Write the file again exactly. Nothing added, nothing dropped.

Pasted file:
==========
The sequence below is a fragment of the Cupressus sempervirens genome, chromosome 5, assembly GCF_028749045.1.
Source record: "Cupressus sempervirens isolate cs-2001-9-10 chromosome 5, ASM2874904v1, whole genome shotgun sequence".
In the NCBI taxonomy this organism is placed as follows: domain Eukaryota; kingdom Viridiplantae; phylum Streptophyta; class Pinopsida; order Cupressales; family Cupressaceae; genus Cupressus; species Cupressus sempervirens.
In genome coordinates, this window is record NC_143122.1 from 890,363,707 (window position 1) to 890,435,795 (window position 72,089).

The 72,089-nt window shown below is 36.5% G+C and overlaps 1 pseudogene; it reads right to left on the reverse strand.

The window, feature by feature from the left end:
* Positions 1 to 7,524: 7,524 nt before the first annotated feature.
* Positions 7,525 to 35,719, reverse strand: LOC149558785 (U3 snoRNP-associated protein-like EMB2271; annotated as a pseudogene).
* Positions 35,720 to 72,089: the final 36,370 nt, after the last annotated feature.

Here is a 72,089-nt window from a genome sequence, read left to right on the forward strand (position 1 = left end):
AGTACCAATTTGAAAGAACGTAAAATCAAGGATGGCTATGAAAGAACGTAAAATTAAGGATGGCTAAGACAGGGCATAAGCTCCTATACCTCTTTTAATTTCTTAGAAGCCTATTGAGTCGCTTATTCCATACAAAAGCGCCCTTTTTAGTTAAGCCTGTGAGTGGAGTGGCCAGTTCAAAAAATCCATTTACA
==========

The sequence below is a fragment of the Cupressus sempervirens genome, chromosome 5, assembly GCF_028749045.1.
Source record: "Cupressus sempervirens isolate cs-2001-9-10 chromosome 5, ASM2874904v1, whole genome shotgun sequence".
In the NCBI taxonomy this organism is placed as follows: domain Eukaryota; kingdom Viridiplantae; phylum Streptophyta; class Pinopsida; order Cupressales; family Cupressaceae; genus Cupressus; species Cupressus sempervirens.
In genome coordinates, this window is record NC_143122.1 from 890,363,707 (window position 1) to 890,435,795 (window position 72,089).

The 72,089-nt window shown below is 36.5% G+C and overlaps 1 pseudogene; it reads right to left on the reverse strand.

The window, feature by feature from the left end:
* Positions 1 to 7,524: 7,524 nt before the first annotated feature.
* Positions 7,525 to 35,719, reverse strand: LOC149558785 (U3 snoRNP-associated protein-like EMB2271; annotated as a pseudogene).
* Positions 35,720 to 72,089: the final 36,370 nt, after the last annotated feature.

Here is a 72,089-nt window from a genome sequence, read left to right on the forward strand (position 1 = left end):
AGTACCAATTTGAAAGAACGTAAAATCAAGGATGGCTATGAAAGAACGTAAAATTAAGGATGGCTAAGACAGGGCATAAGCTCCTATACCTCTTTTAATTTCTTAGAAGCCTATTGAGTCGCTTATTCCATACAAAAGCGCCCTTTTTAGTTAAGCCTGTGAGTGGAGTGGCCAGTTCAAAAAATCCATTTACA